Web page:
Recipe by MarieRynr
These are delicious pork chops with an asian marinade containing two special ingredients, hoisin sauce, which is a slightly sweet Chinese bean paste and a black bean paste with chilies which is pretty spicy. I like to serve them with braised red cabbage and mashes potatoes in the winter, but in the summer sugar snap peas go very well. This makes lots of marinade which keeps well refrigerated and can be used for baby back ribs or chicken, especially chicken wings.
Top Review by Heydarl
These were some wonderful pork chops. The only changes I made were to use shaoshing wine instead of sherry vinegar & left out the green onion. My pork chops were kinda small, so I only needed half the marinade. Saved the other half & added it at the end of stirfrying some vegies. Great meal. Thanks for sharing this keeper.
- 6 -10 ounces center cut double pork chops
- 1 cup hoisin sauce
- 1 tablespoon sugar
- 1 1⁄2 tablespoons tamari soy sauce
- 1 1⁄2 tablespoons sherry wine vinegar
- 1 1⁄2 tablespoons rice vinegar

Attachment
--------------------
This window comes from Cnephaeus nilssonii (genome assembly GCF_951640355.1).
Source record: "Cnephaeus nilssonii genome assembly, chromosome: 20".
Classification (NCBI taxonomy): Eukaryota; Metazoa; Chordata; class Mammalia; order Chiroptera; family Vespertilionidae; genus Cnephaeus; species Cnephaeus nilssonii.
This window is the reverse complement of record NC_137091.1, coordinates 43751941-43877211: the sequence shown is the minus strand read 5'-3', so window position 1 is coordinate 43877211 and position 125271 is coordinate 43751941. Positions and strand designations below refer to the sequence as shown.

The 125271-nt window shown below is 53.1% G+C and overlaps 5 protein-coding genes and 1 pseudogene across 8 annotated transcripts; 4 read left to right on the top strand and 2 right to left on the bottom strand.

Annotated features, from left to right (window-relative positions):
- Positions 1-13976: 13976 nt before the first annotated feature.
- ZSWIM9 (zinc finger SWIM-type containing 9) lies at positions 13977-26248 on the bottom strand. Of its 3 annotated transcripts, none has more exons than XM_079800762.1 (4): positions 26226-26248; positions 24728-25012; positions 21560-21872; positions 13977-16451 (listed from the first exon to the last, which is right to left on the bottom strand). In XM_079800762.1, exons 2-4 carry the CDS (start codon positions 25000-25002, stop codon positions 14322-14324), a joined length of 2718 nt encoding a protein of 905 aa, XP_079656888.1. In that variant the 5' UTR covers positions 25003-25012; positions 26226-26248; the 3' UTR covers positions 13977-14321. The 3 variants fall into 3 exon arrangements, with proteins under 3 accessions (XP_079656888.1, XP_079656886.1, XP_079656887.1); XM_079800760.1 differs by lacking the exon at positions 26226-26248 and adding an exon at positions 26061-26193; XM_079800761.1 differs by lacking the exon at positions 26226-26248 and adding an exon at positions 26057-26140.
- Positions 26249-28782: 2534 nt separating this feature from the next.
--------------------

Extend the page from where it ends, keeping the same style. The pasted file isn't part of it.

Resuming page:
- 1 green onion, white and two thirds of green parts, minced
- 1 teaspoon Tabasco sauce
- 1 1⁄2 teaspoons lee kum kee black bean chili sauce
- 1 1⁄2 teaspoons peeled and grated fresh ginger
- 1 1⁄2 tablespoons minced garlic
- 3⁄4 teaspoon fresh ground white pepper
Directions See How It's Made
- Trim the excess meat and fat away from the ends of the chop bones, leaving them exposed. Put the pork chops in a clean plastic bag and lightly sprinkle with water to prevent the meat from tearing when pounded. Using the smooth side of a meat mallet, pound the meat down to an even 1 inch thickness, being careful not to hit bones. Alternatively, have your butcher cut thinner chops and serve 2 per serving. To make the marinade, combine all the ingredients in a bowl and mix well. Coat the pork chops liberally with the marinade and marinate for 3 hours and up to overnight in the refrigerator.
- Remove from marinade and place the chops on a pre-heated grill. Grill for 5 minutes on each side, rotating them a quarter turn after 2 to 3 minutes on each side, to produce nice crosshatch marks. It's good to baste with some of the marinade as the meat cooks. As with all marinated meats, you want to go longer and slower on the grill versus shorter and hotter, because if the marinated meat is charred, it may turn bitter. The pork is done when it registers 139*F on an instant read thermometer.